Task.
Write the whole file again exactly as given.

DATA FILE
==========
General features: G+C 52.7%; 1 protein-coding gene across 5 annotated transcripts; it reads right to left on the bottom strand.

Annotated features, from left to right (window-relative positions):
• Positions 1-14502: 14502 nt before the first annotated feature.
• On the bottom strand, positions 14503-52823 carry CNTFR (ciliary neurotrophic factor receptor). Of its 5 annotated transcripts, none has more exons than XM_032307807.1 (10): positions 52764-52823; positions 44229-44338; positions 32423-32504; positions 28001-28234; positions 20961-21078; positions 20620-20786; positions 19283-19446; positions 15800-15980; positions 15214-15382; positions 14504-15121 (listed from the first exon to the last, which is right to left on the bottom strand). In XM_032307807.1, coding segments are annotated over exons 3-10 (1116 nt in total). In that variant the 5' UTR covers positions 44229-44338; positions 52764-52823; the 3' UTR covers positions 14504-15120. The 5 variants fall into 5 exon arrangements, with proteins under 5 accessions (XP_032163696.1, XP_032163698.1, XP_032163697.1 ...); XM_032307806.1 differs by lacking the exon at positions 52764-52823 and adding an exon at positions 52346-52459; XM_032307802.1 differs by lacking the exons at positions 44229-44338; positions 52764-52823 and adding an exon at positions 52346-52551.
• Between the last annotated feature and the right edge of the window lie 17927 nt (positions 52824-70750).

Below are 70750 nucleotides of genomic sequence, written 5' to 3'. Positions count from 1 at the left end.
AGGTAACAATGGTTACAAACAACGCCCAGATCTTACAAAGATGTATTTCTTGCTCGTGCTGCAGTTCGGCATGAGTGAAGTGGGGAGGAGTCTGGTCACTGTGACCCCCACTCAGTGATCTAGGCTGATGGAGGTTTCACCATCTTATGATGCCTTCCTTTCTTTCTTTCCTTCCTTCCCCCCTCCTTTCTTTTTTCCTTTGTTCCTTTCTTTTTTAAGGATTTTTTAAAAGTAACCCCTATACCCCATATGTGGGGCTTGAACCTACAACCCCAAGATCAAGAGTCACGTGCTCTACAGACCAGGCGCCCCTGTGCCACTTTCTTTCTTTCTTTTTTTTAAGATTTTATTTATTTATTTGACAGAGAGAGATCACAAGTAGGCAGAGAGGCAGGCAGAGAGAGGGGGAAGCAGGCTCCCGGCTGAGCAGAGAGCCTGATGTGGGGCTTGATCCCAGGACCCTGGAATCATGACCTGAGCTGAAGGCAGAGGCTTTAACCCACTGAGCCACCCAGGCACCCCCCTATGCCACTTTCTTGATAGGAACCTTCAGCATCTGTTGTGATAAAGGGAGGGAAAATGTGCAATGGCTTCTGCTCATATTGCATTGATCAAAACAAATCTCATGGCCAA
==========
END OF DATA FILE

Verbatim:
General features: G+C 52.7%; 1 protein-coding gene across 5 annotated transcripts; it reads right to left on the bottom strand.

Annotated features, from left to right (window-relative positions):
• Positions 1-14502: 14502 nt before the first annotated feature.
• On the bottom strand, positions 14503-52823 carry CNTFR (ciliary neurotrophic factor receptor). Of its 5 annotated transcripts, none has more exons than XM_032307807.1 (10): positions 52764-52823; positions 44229-44338; positions 32423-32504; positions 28001-28234; positions 20961-21078; positions 20620-20786; positions 19283-19446; positions 15800-15980; positions 15214-15382; positions 14504-15121 (listed from the first exon to the last, which is right to left on the bottom strand). In XM_032307807.1, coding segments are annotated over exons 3-10 (1116 nt in total). In that variant the 5' UTR covers positions 44229-44338; positions 52764-52823; the 3' UTR covers positions 14504-15120. The 5 variants fall into 5 exon arrangements, with proteins under 5 accessions (XP_032163696.1, XP_032163698.1, XP_032163697.1 ...); XM_032307806.1 differs by lacking the exon at positions 52764-52823 and adding an exon at positions 52346-52459; XM_032307802.1 differs by lacking the exons at positions 44229-44338; positions 52764-52823 and adding an exon at positions 52346-52551.
• Between the last annotated feature and the right edge of the window lie 17927 nt (positions 52824-70750).

Below are 70750 nucleotides of genomic sequence, written 5' to 3'. Positions count from 1 at the left end.
AGGTAACAATGGTTACAAACAACGCCCAGATCTTACAAAGATGTATTTCTTGCTCGTGCTGCAGTTCGGCATGAGTGAAGTGGGGAGGAGTCTGGTCACTGTGACCCCCACTCAGTGATCTAGGCTGATGGAGGTTTCACCATCTTATGATGCCTTCCTTTCTTTCTTTCCTTCCTTCCCCCCTCCTTTCTTTTTTCCTTTGTTCCTTTCTTTTTTAAGGATTTTTTAAAAGTAACCCCTATACCCCATATGTGGGGCTTGAACCTACAACCCCAAGATCAAGAGTCACGTGCTCTACAGACCAGGCGCCCCTGTGCCACTTTCTTTCTTTCTTTTTTTTAAGATTTTATTTATTTATTTGACAGAGAGAGATCACAAGTAGGCAGAGAGGCAGGCAGAGAGAGGGGGAAGCAGGCTCCCGGCTGAGCAGAGAGCCTGATGTGGGGCTTGATCCCAGGACCCTGGAATCATGACCTGAGCTGAAGGCAGAGGCTTTAACCCACTGAGCCACCCAGGCACCCCCCTATGCCACTTTCTTGATAGGAACCTTCAGCATCTGTTGTGATAAAGGGAGGGAAAATGTGCAATGGCTTCTGCTCATATTGCATTGATCAAAACAAATCTCATGGCCAA